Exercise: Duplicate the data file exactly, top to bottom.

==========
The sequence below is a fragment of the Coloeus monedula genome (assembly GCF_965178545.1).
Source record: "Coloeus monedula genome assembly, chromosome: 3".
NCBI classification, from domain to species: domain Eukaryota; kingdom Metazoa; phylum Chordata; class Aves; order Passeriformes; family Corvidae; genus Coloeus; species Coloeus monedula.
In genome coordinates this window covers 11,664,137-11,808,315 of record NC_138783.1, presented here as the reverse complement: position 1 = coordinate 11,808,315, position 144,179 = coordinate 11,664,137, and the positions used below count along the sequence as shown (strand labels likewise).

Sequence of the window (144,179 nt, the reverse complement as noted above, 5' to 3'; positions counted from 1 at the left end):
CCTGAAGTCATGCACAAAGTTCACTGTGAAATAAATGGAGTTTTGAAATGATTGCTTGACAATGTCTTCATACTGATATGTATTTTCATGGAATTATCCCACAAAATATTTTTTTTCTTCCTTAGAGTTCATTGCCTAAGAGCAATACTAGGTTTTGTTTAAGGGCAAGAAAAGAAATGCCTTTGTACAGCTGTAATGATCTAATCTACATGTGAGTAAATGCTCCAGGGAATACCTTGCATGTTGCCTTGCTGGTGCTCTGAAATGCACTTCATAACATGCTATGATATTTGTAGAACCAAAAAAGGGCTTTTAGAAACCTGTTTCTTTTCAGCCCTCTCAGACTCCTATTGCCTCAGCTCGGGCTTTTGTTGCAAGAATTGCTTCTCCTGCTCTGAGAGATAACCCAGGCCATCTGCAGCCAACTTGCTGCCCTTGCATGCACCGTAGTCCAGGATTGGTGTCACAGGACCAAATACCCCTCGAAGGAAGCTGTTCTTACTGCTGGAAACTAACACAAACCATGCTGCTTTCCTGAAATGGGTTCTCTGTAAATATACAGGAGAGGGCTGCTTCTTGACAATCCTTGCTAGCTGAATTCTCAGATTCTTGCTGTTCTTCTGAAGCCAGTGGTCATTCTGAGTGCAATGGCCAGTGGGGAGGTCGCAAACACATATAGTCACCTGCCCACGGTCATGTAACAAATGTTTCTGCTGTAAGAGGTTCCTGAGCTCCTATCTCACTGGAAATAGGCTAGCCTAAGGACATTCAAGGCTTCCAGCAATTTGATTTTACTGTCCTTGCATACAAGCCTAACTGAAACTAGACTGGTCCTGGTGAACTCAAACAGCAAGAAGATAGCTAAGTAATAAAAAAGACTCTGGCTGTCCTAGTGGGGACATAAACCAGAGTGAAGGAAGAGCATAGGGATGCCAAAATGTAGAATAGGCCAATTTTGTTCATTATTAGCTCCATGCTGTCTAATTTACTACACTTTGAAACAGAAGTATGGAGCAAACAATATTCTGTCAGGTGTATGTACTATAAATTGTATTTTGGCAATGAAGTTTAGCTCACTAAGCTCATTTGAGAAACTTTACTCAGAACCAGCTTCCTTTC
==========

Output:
The sequence below is a fragment of the Coloeus monedula genome (assembly GCF_965178545.1).
Source record: "Coloeus monedula genome assembly, chromosome: 3".
NCBI classification, from domain to species: domain Eukaryota; kingdom Metazoa; phylum Chordata; class Aves; order Passeriformes; family Corvidae; genus Coloeus; species Coloeus monedula.
In genome coordinates this window covers 11,664,137-11,808,315 of record NC_138783.1, presented here as the reverse complement: position 1 = coordinate 11,808,315, position 144,179 = coordinate 11,664,137, and the positions used below count along the sequence as shown (strand labels likewise).

Sequence of the window (144,179 nt, the reverse complement as noted above, 5' to 3'; positions counted from 1 at the left end):
CCTGAAGTCATGCACAAAGTTCACTGTGAAATAAATGGAGTTTTGAAATGATTGCTTGACAATGTCTTCATACTGATATGTATTTTCATGGAATTATCCCACAAAATATTTTTTTTCTTCCTTAGAGTTCATTGCCTAAGAGCAATACTAGGTTTTGTTTAAGGGCAAGAAAAGAAATGCCTTTGTACAGCTGTAATGATCTAATCTACATGTGAGTAAATGCTCCAGGGAATACCTTGCATGTTGCCTTGCTGGTGCTCTGAAATGCACTTCATAACATGCTATGATATTTGTAGAACCAAAAAAGGGCTTTTAGAAACCTGTTTCTTTTCAGCCCTCTCAGACTCCTATTGCCTCAGCTCGGGCTTTTGTTGCAAGAATTGCTTCTCCTGCTCTGAGAGATAACCCAGGCCATCTGCAGCCAACTTGCTGCCCTTGCATGCACCGTAGTCCAGGATTGGTGTCACAGGACCAAATACCCCTCGAAGGAAGCTGTTCTTACTGCTGGAAACTAACACAAACCATGCTGCTTTCCTGAAATGGGTTCTCTGTAAATATACAGGAGAGGGCTGCTTCTTGACAATCCTTGCTAGCTGAATTCTCAGATTCTTGCTGTTCTTCTGAAGCCAGTGGTCATTCTGAGTGCAATGGCCAGTGGGGAGGTCGCAAACACATATAGTCACCTGCCCACGGTCATGTAACAAATGTTTCTGCTGTAAGAGGTTCCTGAGCTCCTATCTCACTGGAAATAGGCTAGCCTAAGGACATTCAAGGCTTCCAGCAATTTGATTTTACTGTCCTTGCATACAAGCCTAACTGAAACTAGACTGGTCCTGGTGAACTCAAACAGCAAGAAGATAGCTAAGTAATAAAAAAGACTCTGGCTGTCCTAGTGGGGACATAAACCAGAGTGAAGGAAGAGCATAGGGATGCCAAAATGTAGAATAGGCCAATTTTGTTCATTATTAGCTCCATGCTGTCTAATTTACTACACTTTGAAACAGAAGTATGGAGCAAACAATATTCTGTCAGGTGTATGTACTATAAATTGTATTTTGGCAATGAAGTTTAGCTCACTAAGCTCATTTGAGAAACTTTACTCAGAACCAGCTTCCTTTC